Family and community focussed interventions
Re-aligning one’s alliances
Exploring self-reactions to family or the social conditions which surround youth
Well, there is much more, of course, but the point is that in order for a Child and Youth Care worker to move into outreach work, and especially family outreach work, considerable preparation is required. There is, in fact, a ‘process of development’ which staff could follow to help them be prepared – it is unfair to staff, youth, and families to simply send the staff out there, untrained, uneducated and unprepared. And, quite frankly, it is both unethical and unprofessional.
Unfortunately, most CYC’s enter in to the work, unprepared – and that does not speak ill of them. It is rather, a criticism of the systems for witch they work.
Clarity of mandate
Outreach work is not the intervention of choice for all people or families, all of the time. Yet as governments and organisations see the benefits (both therapeutically and financially) of outreach work, there seems to be a push to ‘do outreach’ with everyone; as if somehow we have found a new cure for the many difficulties that plague families and young people in our communities. But surely there have to be limits to this new ‘wonder-approach’? Just like – we finally discovered – there are limits to the benefits of group care. Maybe we could learn from our past errors and avoid repeating the ‘one approach for everyone’ heresy which came close to destroying residential and group care not that long ago. I fear that family work and outreach are becoming the new ‘panacea’ of our times.
Just as a group care program needs a clear mandate (I mean, we do all agree, don’t we, that you don’t normally mix certain groups together, or that there are certain youth who cannot benefit from group care placement?) so an outreach program needs a specific mandate in order to focus the resources, and the possibilities of success for young people, staff and families of the program.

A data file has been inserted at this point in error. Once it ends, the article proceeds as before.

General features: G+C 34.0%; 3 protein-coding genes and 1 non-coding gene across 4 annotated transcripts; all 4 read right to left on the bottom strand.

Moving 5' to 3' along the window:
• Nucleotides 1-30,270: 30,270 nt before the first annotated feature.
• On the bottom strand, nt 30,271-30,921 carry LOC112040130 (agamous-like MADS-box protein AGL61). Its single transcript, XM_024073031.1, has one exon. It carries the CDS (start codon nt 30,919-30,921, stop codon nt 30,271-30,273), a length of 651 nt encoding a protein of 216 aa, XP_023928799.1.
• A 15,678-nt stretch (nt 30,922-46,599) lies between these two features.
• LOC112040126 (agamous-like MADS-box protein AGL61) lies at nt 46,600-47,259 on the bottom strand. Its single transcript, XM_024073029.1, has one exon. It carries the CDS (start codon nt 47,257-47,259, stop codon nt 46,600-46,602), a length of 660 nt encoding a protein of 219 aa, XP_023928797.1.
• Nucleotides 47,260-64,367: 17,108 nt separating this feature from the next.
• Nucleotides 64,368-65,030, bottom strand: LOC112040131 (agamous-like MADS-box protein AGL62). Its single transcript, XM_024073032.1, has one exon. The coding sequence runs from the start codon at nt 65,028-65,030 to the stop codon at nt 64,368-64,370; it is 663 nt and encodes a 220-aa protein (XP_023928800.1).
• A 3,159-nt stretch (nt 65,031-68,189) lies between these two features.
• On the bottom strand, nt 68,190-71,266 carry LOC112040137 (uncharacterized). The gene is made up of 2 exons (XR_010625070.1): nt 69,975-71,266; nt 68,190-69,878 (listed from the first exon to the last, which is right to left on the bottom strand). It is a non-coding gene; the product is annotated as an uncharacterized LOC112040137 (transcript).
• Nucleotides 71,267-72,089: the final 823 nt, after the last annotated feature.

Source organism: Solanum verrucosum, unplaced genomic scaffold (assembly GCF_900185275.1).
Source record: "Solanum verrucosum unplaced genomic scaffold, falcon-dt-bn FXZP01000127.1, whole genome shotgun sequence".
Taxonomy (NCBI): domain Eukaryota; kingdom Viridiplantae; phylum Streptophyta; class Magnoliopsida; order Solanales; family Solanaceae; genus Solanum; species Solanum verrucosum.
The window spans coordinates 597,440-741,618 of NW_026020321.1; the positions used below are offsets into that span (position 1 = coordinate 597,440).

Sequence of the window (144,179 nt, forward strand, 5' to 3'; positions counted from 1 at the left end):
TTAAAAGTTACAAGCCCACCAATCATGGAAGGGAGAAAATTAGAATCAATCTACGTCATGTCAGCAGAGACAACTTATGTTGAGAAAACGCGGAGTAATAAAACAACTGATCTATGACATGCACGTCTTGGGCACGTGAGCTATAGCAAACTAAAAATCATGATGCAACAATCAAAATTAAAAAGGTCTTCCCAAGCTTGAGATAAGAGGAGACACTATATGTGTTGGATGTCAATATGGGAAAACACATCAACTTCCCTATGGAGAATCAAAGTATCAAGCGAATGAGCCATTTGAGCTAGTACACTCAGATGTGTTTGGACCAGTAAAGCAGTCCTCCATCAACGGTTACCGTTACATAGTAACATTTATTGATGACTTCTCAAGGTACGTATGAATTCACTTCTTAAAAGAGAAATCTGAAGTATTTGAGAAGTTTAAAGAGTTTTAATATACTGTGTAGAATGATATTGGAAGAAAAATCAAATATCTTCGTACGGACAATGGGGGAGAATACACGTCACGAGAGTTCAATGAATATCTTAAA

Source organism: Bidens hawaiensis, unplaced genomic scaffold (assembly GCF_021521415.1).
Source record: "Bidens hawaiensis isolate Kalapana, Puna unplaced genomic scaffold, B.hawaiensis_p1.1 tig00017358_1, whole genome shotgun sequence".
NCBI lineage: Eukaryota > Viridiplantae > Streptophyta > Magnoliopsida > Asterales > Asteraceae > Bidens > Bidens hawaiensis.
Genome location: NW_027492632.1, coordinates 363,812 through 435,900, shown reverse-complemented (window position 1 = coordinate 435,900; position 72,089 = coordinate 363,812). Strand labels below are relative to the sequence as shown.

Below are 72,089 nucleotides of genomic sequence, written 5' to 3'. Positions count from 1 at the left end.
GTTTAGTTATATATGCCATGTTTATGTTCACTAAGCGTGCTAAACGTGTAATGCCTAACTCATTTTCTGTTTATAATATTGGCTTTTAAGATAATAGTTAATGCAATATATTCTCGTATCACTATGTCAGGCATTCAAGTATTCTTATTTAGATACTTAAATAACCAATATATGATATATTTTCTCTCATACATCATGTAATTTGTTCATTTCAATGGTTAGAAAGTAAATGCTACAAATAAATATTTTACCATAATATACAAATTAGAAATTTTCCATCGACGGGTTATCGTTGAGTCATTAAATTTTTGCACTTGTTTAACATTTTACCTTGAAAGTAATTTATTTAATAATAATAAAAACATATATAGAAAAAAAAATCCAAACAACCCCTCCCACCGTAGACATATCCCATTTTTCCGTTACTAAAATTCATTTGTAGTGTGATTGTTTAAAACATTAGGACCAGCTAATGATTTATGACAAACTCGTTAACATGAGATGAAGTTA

A program needs to be clear about who they can help, and who they can’t. And a program needs to be clear about what services they can offer, and which ones they can not. After all, no-one I have met so far has been able to do everything all the time. And no program, no matter how good it is, can be all things to all people.
When we fail to have a clear mandate we put the staff, the youth, and the families, at risk.
Please notice here that I am only asking for ‘adequate supervision’. As Fulcher (2003) has said, maybe if we just had ‘good enough’ care (Winnicott, 1960), that would be better than what we have now – and certainly, in our field, the history of ‘good enough’ supervision is missing. The typical Child and Youth Care worker in a group care program has seldom received adequate supervision (at least in North America) so why should we expect it would be any different just because we are engaged in outreach work. The average supervisor has had no experience of adequate supervision and certainly no training in how to be a supervisor. So, somehow, just because we engage in outreach, the supervisor is miraculously transformed in to an adequate supervisor – I don’t think so!